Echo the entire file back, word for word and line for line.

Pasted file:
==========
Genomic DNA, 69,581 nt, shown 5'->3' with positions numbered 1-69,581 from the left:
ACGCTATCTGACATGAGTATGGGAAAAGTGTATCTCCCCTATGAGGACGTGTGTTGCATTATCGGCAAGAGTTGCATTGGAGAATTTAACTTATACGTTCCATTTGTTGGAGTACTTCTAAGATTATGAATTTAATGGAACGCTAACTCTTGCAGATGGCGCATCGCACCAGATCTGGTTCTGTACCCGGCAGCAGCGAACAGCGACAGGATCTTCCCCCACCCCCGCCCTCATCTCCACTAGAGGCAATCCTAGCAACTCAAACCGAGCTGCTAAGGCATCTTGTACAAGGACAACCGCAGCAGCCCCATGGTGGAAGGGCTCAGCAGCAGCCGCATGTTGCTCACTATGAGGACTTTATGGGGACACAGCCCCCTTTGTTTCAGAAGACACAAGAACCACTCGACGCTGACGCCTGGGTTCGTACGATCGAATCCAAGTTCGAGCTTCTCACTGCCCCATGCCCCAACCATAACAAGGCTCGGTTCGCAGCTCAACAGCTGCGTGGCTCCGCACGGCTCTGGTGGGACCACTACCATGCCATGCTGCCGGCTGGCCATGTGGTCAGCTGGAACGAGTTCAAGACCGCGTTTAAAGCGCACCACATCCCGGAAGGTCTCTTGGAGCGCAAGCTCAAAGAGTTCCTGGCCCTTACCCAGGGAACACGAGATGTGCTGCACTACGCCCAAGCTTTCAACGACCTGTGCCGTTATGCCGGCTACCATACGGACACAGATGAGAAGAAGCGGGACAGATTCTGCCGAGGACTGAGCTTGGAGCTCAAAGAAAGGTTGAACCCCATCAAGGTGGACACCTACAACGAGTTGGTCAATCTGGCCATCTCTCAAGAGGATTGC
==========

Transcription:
Genomic DNA, 69,581 nt, shown 5'->3' with positions numbered 1-69,581 from the left:
ACGCTATCTGACATGAGTATGGGAAAAGTGTATCTCCCCTATGAGGACGTGTGTTGCATTATCGGCAAGAGTTGCATTGGAGAATTTAACTTATACGTTCCATTTGTTGGAGTACTTCTAAGATTATGAATTTAATGGAACGCTAACTCTTGCAGATGGCGCATCGCACCAGATCTGGTTCTGTACCCGGCAGCAGCGAACAGCGACAGGATCTTCCCCCACCCCCGCCCTCATCTCCACTAGAGGCAATCCTAGCAACTCAAACCGAGCTGCTAAGGCATCTTGTACAAGGACAACCGCAGCAGCCCCATGGTGGAAGGGCTCAGCAGCAGCCGCATGTTGCTCACTATGAGGACTTTATGGGGACACAGCCCCCTTTGTTTCAGAAGACACAAGAACCACTCGACGCTGACGCCTGGGTTCGTACGATCGAATCCAAGTTCGAGCTTCTCACTGCCCCATGCCCCAACCATAACAAGGCTCGGTTCGCAGCTCAACAGCTGCGTGGCTCCGCACGGCTCTGGTGGGACCACTACCATGCCATGCTGCCGGCTGGCCATGTGGTCAGCTGGAACGAGTTCAAGACCGCGTTTAAAGCGCACCACATCCCGGAAGGTCTCTTGGAGCGCAAGCTCAAAGAGTTCCTGGCCCTTACCCAGGGAACACGAGATGTGCTGCACTACGCCCAAGCTTTCAACGACCTGTGCCGTTATGCCGGCTACCATACGGACACAGATGAGAAGAAGCGGGACAGATTCTGCCGAGGACTGAGCTTGGAGCTCAAAGAAAGGTTGAACCCCATCAAGGTGGACACCTACAACGAGTTGGTCAATCTGGCCATCTCTCAAGAGGATTGC